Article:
Windows Forensic Environment, also known as WinFE or Windows FE, was originally developed by Troy Larson, Senior Forensic Manager, Microsoft Corporation, by simply adding two registry keys to the Windows Vista Pre-installation Environment 2.0 (WinPE 2.0). These keys prevented the auto-mounting of some of the volumes at boot time, which then allowed the creation of a rudimentary Microsoft Windows based forensic boot CD/DVD or USB Device.
Since the inception of WinFE, myself along with other contributors, such as Brett Shavers, have strived to provide a viable solution to first responders and forensic practitioners, that will allow the use of traditional Microsoft Windows based forensic tools, to accomplish imaging and triage tasks whilst deployed on the ground.
The first objective was to create an environment, using WinPE 3.0 (Windows 7), that moved away from the Command Line Interface (CLI) and provide the user with a graphical user interface (GUI) for managing the read/write status of hard disk drives (HDD), however, this did not go to plan due to limitations imposed by Microsoft Corporation.
Eventually, almost 12 months later, this obstacle was overcome when Microsoft exposed new Application Programming Interface (API) calls that detailed how to programmatically change the read/write status of hard disk drives.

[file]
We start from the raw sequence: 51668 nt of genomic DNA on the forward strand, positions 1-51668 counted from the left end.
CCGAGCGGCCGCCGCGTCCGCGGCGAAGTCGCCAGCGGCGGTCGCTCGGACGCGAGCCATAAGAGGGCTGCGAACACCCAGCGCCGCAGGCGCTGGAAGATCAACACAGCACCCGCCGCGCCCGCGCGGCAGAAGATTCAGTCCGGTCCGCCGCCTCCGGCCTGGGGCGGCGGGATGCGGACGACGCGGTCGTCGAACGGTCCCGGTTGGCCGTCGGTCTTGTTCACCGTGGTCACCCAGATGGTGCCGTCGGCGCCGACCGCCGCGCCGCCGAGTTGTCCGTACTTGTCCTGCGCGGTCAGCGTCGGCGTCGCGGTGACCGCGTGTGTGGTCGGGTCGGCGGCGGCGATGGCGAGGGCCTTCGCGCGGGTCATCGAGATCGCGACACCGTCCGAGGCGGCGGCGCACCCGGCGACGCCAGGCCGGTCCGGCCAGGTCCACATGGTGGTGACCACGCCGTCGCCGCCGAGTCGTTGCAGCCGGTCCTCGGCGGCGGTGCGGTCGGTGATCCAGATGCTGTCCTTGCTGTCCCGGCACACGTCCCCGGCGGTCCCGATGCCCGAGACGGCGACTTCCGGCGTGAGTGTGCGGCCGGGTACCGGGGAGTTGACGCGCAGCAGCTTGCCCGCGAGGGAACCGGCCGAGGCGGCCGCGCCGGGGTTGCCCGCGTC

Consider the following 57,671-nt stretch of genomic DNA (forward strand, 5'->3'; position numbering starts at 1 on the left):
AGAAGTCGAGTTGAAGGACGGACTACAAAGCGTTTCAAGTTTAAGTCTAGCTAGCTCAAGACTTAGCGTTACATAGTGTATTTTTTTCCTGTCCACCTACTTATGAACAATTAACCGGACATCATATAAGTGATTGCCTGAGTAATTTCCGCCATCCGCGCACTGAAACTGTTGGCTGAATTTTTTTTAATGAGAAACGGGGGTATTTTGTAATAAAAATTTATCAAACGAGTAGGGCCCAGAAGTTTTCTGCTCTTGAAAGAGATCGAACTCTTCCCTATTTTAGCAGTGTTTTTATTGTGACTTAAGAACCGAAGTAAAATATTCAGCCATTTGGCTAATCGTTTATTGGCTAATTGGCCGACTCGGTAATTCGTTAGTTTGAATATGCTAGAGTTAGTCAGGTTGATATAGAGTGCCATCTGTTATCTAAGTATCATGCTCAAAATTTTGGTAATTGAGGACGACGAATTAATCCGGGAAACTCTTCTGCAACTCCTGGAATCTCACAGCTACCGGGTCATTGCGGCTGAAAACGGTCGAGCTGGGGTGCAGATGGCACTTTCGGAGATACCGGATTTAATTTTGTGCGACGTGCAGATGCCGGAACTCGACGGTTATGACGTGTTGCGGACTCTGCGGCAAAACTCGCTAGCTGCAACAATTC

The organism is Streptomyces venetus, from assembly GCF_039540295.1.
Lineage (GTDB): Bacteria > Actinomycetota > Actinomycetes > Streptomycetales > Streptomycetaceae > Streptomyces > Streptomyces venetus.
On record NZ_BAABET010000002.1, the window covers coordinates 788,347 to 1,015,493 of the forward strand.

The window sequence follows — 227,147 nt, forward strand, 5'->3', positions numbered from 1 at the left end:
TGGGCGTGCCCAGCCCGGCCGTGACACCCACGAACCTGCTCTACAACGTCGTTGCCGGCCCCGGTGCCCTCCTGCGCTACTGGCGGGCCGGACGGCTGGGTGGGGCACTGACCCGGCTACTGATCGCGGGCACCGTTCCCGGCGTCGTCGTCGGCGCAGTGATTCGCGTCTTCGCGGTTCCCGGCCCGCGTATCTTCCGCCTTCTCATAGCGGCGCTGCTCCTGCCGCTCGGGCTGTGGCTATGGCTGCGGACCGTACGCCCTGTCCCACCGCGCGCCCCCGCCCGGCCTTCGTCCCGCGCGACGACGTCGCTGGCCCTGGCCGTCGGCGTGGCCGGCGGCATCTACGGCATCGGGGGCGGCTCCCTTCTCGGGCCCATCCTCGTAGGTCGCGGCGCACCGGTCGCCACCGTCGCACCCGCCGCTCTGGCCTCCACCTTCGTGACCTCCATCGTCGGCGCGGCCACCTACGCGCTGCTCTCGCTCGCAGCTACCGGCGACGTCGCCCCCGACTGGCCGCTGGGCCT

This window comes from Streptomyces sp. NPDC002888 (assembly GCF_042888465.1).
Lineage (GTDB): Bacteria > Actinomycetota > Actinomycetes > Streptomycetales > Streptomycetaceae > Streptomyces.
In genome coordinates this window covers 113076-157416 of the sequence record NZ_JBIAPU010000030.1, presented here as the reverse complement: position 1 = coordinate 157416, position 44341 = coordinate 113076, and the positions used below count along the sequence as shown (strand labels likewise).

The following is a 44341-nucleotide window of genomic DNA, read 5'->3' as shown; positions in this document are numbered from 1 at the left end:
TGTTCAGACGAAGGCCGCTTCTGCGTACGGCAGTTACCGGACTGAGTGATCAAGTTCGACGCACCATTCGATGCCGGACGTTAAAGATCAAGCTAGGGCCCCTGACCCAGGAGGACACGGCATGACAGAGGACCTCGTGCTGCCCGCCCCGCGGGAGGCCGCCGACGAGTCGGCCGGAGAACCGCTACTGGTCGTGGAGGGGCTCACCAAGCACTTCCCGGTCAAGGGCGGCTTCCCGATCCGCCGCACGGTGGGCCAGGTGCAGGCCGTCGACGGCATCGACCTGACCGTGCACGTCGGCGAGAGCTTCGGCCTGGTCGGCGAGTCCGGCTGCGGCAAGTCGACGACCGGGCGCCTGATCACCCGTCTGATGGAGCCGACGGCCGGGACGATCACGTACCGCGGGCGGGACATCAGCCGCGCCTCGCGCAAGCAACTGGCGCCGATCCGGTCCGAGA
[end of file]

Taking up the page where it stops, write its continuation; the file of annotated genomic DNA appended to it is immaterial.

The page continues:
WinBuilder (http://winfe.wordpress.com/) was chosen by Brett as the preferred deployment platform due to its ease of use and the scripts which were available to enhance the user experience of WinFE.
During testing, it became apparent that for reasons unknown, WinFE could not handle dynamic disks, and the result would be that if dynamic disks were encountered, no disks were automatically write protected, which is not good news for forensic computing!
It was then decided to start again from grass roots, WinFE was built again from the Microsoft Windows Automated Installation Kit (WAIK), where it was found that creating WinFE this way overcome the dynamic disk issues which were encountered with WinBuilder editions of WinFE.
WinFE Lite was subsequently born!
Furthermore, I have booted WinFE Lite in systems that only have 256MB of RAM, but I would recommend 512MB of RAM as a minimum. The WinBuilder version requires approximately 1GB of RAM to function as far as I am aware.
This web site will attempt to highlight how to build the Lite version of WinFE, including where to obtain any dependencies that are required by WinFE Lite.